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Detroit News Article On Derek Jeter's Michigan Roots

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As some of you know, Derek Jeter is from Michigan. This article was in The Detroit News today and I figured some you may enjoy it.


Derek Jeter's secret: hard work



The Detroit News

Portage, Mich. -- Sitting comfortably in his living room on a fall night, Mike Hinga watched as his former star pupil hit a home run in the American League Championship Series at Yankee Stadium.

Hinga coached Yankees captain Derek Jeter 20 years ago with the Kalamazoo Maroons. For three summers, Jeter would play 70 games in Connie Mack competition to perfect his skills.

Little did Hinga know then that Jeter would become one of the best players in baseball history, leading the Yankees to four World Series titles, and vying for a fifth beginning tonight against the Phillies.

Jeter is as good as ever at age 35, hitting .334 with 212 hits and 30 stolen bases this season.

"We knew he'd be a good one, but how could you know (he'd be this good)?" Hinga said of Jeter, who has more hits (2,747) than any Yankees player, including Babe Ruth, Lou Gehrig and Mickey Mantle, and has more postseason hits (164) than any player in baseball history.

"He came to us when he was 14. The Maroons were the program back then. He had things other kids didn't. He had better instincts. He had better work ethic. He was a little quicker and had a stronger arm. The thing I always felt about Derek was how he played for the love of the game. There was no external force or showing off. He had something special in the way of how he was so competitive."

Hinga, who will turn 60 in January, has been in charge of the Maroons for 30 years. He has a Jeter wall in his home with pictures, balls and cards.

Last to leave

As Hinga watched Jeter hit the home run to the opposite field against the Angels, he said, "There's Jeter's trademark, how he has high hands and he launches it from that position. He's such a great inside-out hitter.

"He always hit for high average and had gap power when he played for us. He didn't pull it down the line. That's not his approach."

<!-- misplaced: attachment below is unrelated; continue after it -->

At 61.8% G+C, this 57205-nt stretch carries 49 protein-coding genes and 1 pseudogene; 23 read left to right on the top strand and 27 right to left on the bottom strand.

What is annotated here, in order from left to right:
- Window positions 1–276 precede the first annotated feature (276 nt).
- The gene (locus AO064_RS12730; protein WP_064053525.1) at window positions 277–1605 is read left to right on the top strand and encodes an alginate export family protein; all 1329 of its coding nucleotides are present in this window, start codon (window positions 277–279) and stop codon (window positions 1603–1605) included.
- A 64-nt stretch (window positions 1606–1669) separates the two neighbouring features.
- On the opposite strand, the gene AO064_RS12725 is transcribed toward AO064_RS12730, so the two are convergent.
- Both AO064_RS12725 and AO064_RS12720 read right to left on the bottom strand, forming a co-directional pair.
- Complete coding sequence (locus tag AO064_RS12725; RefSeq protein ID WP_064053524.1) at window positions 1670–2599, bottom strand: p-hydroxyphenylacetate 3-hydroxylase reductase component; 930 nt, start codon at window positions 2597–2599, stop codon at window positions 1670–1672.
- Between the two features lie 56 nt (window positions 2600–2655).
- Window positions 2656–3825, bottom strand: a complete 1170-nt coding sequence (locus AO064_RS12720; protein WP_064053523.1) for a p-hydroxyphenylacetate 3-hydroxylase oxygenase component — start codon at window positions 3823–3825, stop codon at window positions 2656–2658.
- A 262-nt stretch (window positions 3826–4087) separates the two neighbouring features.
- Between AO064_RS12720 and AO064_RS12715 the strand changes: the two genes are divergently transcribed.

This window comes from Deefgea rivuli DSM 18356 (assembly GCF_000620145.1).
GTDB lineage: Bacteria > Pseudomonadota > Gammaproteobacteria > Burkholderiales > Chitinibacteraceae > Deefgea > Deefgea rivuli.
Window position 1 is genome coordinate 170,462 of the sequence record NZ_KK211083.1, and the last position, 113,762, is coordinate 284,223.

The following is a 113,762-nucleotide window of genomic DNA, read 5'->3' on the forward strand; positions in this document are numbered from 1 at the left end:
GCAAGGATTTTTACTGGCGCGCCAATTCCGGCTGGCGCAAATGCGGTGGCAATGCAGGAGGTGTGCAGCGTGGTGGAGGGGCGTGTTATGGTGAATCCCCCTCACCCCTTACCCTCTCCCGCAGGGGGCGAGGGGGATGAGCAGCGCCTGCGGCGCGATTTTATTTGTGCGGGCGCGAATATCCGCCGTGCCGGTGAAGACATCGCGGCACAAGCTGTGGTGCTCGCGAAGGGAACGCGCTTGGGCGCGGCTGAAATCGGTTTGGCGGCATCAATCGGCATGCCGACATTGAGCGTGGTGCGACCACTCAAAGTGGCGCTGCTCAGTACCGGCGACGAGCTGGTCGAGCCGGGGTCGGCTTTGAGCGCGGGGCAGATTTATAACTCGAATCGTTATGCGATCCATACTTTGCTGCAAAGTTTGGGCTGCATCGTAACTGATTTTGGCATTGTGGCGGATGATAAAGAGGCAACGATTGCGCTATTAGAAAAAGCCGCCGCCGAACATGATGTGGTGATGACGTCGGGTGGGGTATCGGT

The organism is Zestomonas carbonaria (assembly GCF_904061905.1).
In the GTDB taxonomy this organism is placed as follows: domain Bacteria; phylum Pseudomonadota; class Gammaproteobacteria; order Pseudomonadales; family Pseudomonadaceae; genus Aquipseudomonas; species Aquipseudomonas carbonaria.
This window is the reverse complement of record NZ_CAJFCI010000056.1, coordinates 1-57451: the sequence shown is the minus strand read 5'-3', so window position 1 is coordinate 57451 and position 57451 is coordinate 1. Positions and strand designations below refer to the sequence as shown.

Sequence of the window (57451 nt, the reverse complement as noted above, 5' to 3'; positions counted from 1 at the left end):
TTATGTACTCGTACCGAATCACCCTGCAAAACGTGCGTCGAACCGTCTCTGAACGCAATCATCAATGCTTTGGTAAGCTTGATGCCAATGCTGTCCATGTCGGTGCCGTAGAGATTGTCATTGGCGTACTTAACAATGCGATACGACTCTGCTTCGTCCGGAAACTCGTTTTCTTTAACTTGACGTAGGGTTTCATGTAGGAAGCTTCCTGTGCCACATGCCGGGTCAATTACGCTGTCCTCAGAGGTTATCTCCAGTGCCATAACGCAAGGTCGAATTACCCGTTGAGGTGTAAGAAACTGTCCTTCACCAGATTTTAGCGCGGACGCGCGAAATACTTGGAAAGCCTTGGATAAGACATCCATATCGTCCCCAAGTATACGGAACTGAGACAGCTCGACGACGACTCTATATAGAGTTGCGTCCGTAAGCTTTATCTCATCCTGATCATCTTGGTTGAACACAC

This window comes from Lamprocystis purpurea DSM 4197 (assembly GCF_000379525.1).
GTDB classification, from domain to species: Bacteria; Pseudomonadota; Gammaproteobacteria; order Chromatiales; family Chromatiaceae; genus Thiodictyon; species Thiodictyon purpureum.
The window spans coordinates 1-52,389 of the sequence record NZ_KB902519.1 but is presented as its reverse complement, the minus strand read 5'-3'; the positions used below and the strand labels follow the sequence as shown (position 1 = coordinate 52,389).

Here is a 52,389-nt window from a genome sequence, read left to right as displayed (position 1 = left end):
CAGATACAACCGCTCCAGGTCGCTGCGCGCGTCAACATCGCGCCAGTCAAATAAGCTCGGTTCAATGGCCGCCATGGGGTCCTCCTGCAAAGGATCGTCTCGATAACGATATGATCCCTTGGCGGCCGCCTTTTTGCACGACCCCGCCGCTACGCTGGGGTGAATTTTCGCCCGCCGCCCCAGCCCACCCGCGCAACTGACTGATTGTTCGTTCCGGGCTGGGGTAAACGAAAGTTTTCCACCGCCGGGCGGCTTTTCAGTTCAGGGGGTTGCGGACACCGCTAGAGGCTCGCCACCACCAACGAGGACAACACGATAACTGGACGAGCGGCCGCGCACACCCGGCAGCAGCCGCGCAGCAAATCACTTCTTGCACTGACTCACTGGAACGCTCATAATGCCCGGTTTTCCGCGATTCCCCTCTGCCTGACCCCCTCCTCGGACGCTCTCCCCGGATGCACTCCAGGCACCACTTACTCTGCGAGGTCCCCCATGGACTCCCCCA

Hinga put together a 70-game schedule to give his players the opportunity to see what a full-time player's schedule is like. He said Jeter took advantage of every opportunity and was usually the last player to leave practices.

"We wanted to have our schedule be like the southern states' schedule," Hinga said. "You get your baseball IQ by playing in a lot of games to know what to do in certain situations.

"At practice, Derek would literally be the last one to leave. He wouldn't say, 'Could you hit me some grounders?' He would say, 'If you have time could you hit some more grounders?'

"If I didn't have time, his parents would usually be there and hit him some. ... There would be times his mom would be out hitting him grounders. A lot of his success has to do with his parents. They had strict guidelines for him. It was like 'You don't have to do it, but if you're going to do something you're going to do it the right way.' "

Hinga recalled how major league scouts were routinely at the Maroons games to watch the gangly, 6-foot-3, 155-pounder..

"You knew the scouts were there, but it was more of a secretive world back then," Hinga said. "(Former Tigers pitcher) Hal Newhouser was at a lot of games. He was the scout at the time for the Houston Astros and they had the first pick (in the 1992 draft).

"Newhouser said Derek would be a major leaguer for 20 years, if not at shortstop then in center field. He said the Astros would be picking Derek with the No. 1 pick or he'd quit. Well, the Astros went with a college player in Phil Nevin, and Hal quit."

The next four teams picked college players -- Cleveland chose pitcher Paul Shuey, Montreal took pitcher B.J. Wallace, Baltimore took outfielder Jeffrey Hammonds and Cincinnati took outfielder Chad Mottola.

That allowed the Yankees to pick Jeter with the sixth pick.

No ego

Hinga talks to Jeter a couple times a year. He last saw him last winter when Jeter was inducted into Kalamazoo Central High's hall of fame.

"I'm glad I was involved in his growth process and didn't screw him up," Hinga said, joking. "What you hope is that you did teach respect for the game. ...

"Whenever we talk it's just like we continued the conversation from the previous time. He seems genuinely interested in the person he's talking to. He doesn't talk about his celebrity. He wants to make you comfortable.

"I remember five or six years ago going to Comerica Park to watch him play. I'm not the type of guy to tell him I'm coming, to get me tickets. He has a lot going on. He had no idea I was coming. He was taking ground balls at shortstop during batting practice, looked through the stands and picked me out some 10 to 15 rows back and signaled me to come down. That's just the way he is."

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He's smart for the simple fact he's never been married. Good call when you have that kind of cash.

Talk about set for life. He'll have his # retired upon leaving the game and probably a job within the Yanks organization.

No doubt about it. Basically if your going to become a Yankee you better pick a number higher then 10 lol

Plus Jeter just built a house in Tampa that has a 10 car garage you know he is set for life.. Money is not a option to Jeter

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He's smart for the simple fact he's never been married. Good call when you have that kind of cash.

Talk about set for life. He'll have his # retired upon leaving the game and probably a job within the Yanks organization.

It'll be well deserved, pure class.

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